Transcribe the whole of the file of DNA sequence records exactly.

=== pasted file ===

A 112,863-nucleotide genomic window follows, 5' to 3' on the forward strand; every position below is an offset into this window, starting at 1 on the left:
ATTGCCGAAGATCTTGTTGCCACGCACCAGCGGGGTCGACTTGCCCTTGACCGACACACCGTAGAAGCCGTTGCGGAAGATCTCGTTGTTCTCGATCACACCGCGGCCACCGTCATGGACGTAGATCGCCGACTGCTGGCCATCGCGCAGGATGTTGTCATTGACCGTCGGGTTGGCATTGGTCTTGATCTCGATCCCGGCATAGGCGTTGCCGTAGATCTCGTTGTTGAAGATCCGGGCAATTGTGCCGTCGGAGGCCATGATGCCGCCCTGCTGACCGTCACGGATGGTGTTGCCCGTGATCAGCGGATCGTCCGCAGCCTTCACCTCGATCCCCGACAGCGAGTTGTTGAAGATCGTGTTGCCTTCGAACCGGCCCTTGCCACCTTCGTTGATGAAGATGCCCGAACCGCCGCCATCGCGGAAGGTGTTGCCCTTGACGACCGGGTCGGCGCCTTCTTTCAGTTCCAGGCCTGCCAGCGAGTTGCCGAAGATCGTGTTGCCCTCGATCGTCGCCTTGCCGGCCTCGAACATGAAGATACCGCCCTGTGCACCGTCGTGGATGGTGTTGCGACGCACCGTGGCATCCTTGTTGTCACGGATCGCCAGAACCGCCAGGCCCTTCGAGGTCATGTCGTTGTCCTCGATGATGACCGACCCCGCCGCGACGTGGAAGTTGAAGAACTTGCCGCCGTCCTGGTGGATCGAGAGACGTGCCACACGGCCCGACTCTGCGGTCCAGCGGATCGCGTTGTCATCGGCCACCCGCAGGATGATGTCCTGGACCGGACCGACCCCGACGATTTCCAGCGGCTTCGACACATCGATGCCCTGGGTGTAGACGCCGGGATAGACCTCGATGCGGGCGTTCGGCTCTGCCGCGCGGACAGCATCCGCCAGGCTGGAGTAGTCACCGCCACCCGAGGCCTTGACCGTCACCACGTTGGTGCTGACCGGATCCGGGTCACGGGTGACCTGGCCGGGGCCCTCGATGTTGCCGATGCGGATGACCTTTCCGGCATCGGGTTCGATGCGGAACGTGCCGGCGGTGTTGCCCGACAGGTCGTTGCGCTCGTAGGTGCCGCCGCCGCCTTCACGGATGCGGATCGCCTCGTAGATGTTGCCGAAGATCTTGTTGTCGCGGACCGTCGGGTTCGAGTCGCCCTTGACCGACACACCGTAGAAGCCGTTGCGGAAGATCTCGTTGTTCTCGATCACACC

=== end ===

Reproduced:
A 112,863-nucleotide genomic window follows, 5' to 3' on the forward strand; every position below is an offset into this window, starting at 1 on the left:
ATTGCCGAAGATCTTGTTGCCACGCACCAGCGGGGTCGACTTGCCCTTGACCGACACACCGTAGAAGCCGTTGCGGAAGATCTCGTTGTTCTCGATCACACCGCGGCCACCGTCATGGACGTAGATCGCCGACTGCTGGCCATCGCGCAGGATGTTGTCATTGACCGTCGGGTTGGCATTGGTCTTGATCTCGATCCCGGCATAGGCGTTGCCGTAGATCTCGTTGTTGAAGATCCGGGCAATTGTGCCGTCGGAGGCCATGATGCCGCCCTGCTGACCGTCACGGATGGTGTTGCCCGTGATCAGCGGATCGTCCGCAGCCTTCACCTCGATCCCCGACAGCGAGTTGTTGAAGATCGTGTTGCCTTCGAACCGGCCCTTGCCACCTTCGTTGATGAAGATGCCCGAACCGCCGCCATCGCGGAAGGTGTTGCCCTTGACGACCGGGTCGGCGCCTTCTTTCAGTTCCAGGCCTGCCAGCGAGTTGCCGAAGATCGTGTTGCCCTCGATCGTCGCCTTGCCGGCCTCGAACATGAAGATACCGCCCTGTGCACCGTCGTGGATGGTGTTGCGACGCACCGTGGCATCCTTGTTGTCACGGATCGCCAGAACCGCCAGGCCCTTCGAGGTCATGTCGTTGTCCTCGATGATGACCGACCCCGCCGCGACGTGGAAGTTGAAGAACTTGCCGCCGTCCTGGTGGATCGAGAGACGTGCCACACGGCCCGACTCTGCGGTCCAGCGGATCGCGTTGTCATCGGCCACCCGCAGGATGATGTCCTGGACCGGACCGACCCCGACGATTTCCAGCGGCTTCGACACATCGATGCCCTGGGTGTAGACGCCGGGATAGACCTCGATGCGGGCGTTCGGCTCTGCCGCGCGGACAGCATCCGCCAGGCTGGAGTAGTCACCGCCACCCGAGGCCTTGACCGTCACCACGTTGGTGCTGACCGGATCCGGGTCACGGGTGACCTGGCCGGGGCCCTCGATGTTGCCGATGCGGATGACCTTTCCGGCATCGGGTTCGATGCGGAACGTGCCGGCGGTGTTGCCCGACAGGTCGTTGCGCTCGTAGGTGCCGCCGCCGCCTTCACGGATGCGGATCGCCTCGTAGATGTTGCCGAAGATCTTGTTGTCGCGGACCGTCGGGTTCGAGTCGCCCTTGACCGACACACCGTAGAAGCCGTTGCGGAAGATCTCGTTGTTCTCGATCACACC